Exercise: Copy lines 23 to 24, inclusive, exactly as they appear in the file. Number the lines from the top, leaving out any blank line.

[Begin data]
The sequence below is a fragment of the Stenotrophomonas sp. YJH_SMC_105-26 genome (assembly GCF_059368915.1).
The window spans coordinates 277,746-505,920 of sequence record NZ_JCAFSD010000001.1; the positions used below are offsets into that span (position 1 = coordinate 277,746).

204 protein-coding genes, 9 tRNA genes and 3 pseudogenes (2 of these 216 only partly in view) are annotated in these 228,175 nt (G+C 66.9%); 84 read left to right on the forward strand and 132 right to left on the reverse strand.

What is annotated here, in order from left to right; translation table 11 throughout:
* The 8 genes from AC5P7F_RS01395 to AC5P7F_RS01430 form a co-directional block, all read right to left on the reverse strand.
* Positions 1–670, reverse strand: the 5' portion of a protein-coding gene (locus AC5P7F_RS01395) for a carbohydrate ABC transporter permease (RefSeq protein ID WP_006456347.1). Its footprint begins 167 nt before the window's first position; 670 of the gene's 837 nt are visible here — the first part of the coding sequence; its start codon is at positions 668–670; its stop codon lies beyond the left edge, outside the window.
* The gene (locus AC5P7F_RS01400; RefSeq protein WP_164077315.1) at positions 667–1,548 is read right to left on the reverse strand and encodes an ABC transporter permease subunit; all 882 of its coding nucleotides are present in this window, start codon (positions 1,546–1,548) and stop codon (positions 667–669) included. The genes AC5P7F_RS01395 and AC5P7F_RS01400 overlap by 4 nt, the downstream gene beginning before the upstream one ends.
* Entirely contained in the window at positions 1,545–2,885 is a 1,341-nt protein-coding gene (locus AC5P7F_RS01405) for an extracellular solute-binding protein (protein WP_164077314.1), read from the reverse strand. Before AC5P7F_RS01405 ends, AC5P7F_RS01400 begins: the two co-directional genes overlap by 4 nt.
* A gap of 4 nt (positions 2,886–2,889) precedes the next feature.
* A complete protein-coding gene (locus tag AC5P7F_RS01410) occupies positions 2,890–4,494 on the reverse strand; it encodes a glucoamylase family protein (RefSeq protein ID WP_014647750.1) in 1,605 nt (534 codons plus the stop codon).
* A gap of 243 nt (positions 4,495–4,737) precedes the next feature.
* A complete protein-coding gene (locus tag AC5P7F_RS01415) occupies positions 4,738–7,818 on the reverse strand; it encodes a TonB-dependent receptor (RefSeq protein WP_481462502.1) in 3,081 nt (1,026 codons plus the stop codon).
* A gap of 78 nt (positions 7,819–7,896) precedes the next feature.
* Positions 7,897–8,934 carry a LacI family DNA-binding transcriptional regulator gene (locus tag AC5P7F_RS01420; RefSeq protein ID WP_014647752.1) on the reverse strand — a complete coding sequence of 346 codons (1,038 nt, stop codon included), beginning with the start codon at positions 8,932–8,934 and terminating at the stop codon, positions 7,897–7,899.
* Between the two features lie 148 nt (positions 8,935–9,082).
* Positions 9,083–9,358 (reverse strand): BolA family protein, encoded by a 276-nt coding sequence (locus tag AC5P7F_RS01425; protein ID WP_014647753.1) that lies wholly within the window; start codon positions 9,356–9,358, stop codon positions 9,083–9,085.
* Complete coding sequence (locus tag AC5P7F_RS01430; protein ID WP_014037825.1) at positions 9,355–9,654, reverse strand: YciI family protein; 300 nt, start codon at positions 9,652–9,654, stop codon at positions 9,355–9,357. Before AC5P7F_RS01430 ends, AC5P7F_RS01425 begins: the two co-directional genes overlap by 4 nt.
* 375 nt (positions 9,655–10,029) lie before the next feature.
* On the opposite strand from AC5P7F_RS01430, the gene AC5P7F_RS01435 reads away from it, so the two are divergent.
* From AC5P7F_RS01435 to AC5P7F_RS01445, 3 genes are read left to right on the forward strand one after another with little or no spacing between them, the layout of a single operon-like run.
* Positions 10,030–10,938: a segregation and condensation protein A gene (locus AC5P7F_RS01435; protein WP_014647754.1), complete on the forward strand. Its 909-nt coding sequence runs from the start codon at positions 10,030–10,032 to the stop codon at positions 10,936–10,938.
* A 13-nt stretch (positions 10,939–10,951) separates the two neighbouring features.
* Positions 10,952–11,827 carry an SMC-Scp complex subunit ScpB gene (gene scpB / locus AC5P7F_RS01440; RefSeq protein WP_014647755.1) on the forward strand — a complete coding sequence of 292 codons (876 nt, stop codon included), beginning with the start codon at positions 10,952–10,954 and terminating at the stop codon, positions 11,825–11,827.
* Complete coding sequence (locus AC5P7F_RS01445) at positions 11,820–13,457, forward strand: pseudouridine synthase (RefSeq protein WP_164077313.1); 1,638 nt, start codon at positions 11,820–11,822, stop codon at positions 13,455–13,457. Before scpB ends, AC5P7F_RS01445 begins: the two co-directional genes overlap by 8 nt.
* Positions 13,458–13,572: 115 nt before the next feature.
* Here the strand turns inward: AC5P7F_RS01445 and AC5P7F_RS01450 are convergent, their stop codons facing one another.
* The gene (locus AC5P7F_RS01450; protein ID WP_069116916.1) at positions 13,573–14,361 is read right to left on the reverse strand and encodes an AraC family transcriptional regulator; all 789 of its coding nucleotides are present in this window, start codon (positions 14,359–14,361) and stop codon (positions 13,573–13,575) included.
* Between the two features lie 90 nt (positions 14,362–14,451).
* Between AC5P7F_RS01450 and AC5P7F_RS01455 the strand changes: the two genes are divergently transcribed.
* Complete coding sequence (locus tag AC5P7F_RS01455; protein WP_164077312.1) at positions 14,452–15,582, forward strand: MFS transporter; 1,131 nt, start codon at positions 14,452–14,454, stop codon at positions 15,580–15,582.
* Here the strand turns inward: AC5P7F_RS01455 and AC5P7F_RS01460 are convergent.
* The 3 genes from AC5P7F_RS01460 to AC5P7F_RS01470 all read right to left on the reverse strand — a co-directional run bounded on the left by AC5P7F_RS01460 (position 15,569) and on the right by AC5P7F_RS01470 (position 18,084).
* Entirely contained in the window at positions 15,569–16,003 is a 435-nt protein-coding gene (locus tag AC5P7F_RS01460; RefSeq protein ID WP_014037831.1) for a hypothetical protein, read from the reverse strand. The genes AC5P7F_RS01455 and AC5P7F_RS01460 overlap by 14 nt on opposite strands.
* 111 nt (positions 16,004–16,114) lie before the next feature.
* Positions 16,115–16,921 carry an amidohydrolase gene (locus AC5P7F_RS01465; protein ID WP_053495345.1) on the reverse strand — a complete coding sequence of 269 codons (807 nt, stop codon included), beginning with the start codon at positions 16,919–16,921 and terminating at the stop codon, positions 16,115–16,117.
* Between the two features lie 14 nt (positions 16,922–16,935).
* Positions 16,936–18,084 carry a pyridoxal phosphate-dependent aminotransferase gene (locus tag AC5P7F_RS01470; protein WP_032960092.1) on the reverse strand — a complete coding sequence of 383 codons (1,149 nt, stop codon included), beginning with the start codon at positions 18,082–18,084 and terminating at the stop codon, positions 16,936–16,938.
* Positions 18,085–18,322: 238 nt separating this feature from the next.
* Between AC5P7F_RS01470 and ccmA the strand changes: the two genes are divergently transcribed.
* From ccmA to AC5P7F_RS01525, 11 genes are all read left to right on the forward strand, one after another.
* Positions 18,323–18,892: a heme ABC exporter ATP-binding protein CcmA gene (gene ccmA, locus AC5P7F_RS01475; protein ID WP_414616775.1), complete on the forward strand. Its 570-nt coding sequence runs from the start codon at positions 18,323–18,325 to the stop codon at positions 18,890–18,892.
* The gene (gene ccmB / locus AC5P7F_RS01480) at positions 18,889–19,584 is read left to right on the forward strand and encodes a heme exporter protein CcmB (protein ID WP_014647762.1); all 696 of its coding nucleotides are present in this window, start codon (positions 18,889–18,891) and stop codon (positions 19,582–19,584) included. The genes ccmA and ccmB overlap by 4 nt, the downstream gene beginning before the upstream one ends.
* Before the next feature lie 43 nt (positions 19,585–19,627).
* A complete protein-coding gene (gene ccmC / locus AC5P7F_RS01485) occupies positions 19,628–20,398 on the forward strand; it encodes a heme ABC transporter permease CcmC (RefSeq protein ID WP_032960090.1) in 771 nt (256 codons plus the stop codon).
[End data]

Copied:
* Positions 10,952–11,827 carry an SMC-Scp complex subunit ScpB gene (gene scpB / locus AC5P7F_RS01440; RefSeq protein WP_014647755.1) on the forward strand — a complete coding sequence of 292 codons (876 nt, stop codon included), beginning with the start codon at positions 10,952–10,954 and terminating at the stop codon, positions 11,825–11,827.
* Complete coding sequence (locus AC5P7F_RS01445) at positions 11,820–13,457, forward strand: pseudouridine synthase (RefSeq protein WP_164077313.1); 1,638 nt, start codon at positions 11,820–11,822, stop codon at positions 13,455–13,457. Before scpB ends, AC5P7F_RS01445 begins: the two co-directional genes overlap by 8 nt.